NEW YORK—The recent decision by Randolph College (formerly Randolph Macon Woman’s College), Lynchburg, Va., to sell four pieces of art from its Maier Museum of Art collection, partly to raise operating funds for the school, continues to create criticism in the local community and beyond.
On Oct. 23, 19 plaintiffs, including former museum staff, students, alumni, college and museum donors, filed a complaint in Lynchburg circuit court, asking for a halt to the planned sale of four paintings at Christie’s this month.
The artworks that are in contention, with a total estimated worth of $32/45.5 million, include: George Bellows’ Men of the Docks, 1912 (estimate: $25/35 million); Edward Hicks’ A Peaceable Kingdom, circa 1840-45 (estimate: $4/6 million); Ernest Martin Hennings’ Through the Arroyo (estimate: $1/1.5 million); and Rufino Tamayo’s Troubador, 1945 (estimate: $2/3 million). The Randolph College board said that a portion of the proceeds would be used to endow the directorship of the Maier museum.
Among the plaintiffs are former director of Randolph’s museum studies program Laura Katzman and the museum’s former associate director Ellen Agnew. Katzman, now an associate professor of art history at James Madison University, Harrisonburg, Va., resigned in April over Randolph’s handling of the art collection; Agnew followed suit in August (ANL, 10/16/07, pp. 2-4).
The complaint cites numerous justifications for halting the sale, including guidelines adhered to by members of the American Association of Museums (AAM) and the American Association of Museum Directors (AAMD) that require museums to use the proceeds from sales of artworks to fund further acquisitions.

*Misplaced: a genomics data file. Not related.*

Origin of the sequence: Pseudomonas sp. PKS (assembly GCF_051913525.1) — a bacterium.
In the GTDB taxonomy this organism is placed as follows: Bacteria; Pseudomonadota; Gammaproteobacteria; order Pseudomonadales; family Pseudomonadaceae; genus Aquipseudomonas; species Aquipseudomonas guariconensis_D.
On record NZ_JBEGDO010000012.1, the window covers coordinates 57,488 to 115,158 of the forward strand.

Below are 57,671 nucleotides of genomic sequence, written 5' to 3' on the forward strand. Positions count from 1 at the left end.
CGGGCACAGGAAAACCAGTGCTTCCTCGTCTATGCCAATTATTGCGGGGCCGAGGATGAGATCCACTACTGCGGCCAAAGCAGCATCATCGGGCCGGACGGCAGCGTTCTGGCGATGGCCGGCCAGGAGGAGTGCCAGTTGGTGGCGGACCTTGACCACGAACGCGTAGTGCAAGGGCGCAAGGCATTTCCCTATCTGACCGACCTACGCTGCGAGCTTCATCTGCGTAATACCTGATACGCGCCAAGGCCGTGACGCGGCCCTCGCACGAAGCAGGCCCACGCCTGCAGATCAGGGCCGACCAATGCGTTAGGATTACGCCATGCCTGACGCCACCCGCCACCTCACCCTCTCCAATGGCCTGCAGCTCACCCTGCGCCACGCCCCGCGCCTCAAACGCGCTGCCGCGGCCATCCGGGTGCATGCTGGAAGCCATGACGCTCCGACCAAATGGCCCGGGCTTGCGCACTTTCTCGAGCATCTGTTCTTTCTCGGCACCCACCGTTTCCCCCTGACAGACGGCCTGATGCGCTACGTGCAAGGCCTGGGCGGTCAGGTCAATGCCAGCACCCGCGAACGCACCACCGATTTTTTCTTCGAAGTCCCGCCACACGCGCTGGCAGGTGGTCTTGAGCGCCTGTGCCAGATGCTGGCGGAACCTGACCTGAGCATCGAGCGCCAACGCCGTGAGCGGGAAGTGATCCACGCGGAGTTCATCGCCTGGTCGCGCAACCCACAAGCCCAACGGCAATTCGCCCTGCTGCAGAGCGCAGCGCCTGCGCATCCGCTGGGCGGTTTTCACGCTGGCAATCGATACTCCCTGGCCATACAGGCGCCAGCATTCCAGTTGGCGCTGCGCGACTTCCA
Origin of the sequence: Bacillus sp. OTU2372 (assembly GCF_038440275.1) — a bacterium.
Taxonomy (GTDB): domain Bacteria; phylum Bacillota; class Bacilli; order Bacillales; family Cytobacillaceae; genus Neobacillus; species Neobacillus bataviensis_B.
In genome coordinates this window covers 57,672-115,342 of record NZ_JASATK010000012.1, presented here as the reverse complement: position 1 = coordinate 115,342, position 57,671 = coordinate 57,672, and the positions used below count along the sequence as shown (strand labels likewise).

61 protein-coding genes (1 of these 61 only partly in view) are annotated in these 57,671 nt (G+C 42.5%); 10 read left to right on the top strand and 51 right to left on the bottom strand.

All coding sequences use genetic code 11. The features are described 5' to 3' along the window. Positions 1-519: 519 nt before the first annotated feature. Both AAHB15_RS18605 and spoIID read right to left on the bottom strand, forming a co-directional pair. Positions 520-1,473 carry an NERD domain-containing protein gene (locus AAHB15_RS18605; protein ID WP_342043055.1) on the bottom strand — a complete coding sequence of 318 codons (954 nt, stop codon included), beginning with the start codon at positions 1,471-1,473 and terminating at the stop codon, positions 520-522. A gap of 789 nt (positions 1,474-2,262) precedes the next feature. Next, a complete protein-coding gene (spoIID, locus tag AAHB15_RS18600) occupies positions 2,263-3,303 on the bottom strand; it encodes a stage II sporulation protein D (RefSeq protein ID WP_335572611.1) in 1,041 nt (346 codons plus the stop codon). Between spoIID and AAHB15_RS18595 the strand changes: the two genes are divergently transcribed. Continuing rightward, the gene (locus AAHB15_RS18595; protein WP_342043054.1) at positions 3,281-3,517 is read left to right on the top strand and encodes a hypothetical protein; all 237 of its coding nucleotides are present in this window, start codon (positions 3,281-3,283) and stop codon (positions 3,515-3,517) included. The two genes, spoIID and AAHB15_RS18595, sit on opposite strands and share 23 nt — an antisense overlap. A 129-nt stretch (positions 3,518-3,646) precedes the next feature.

The complaint also cites details about the original intent of the respective donors and artists involved. Both the AAM and the AAMD have issued specific condemnations of Randolph’s planned sale.
Two Other Suits Pending
The lawsuit further attempts to establish a connection with two other suits against Randolph that are currently pending appeal in Virginia Supreme Court. One, brought by nine female students in Oct. 2007, alleges that the school “breached its contract with Plaintiffs—to provide a four-year liberal arts program College education in an all-women’s environment”—when it decided to become a coeducational institution last summer. Furthermore, “some or all of the priceless artwork housed in . . . [the Maier Museum of Art] may be sold or placed at risk to help fund the school’s transition to coeducation,” the charges state.
An earlier suit filed in November 2006 by two students and seven donors alleges that Randolph is a “charitable corporation” and, “therefore, assets held by it are deemed to be held in trust for the public.” For this reason, voting to become coeducational, and using the assets to do so, is inconsistent with the school’s original charter. Several of the plaintiffs in these two cases are also named in the most recently filed action. Randolph spokeswoman Brenda Edson said the school had no comment on pending litigation.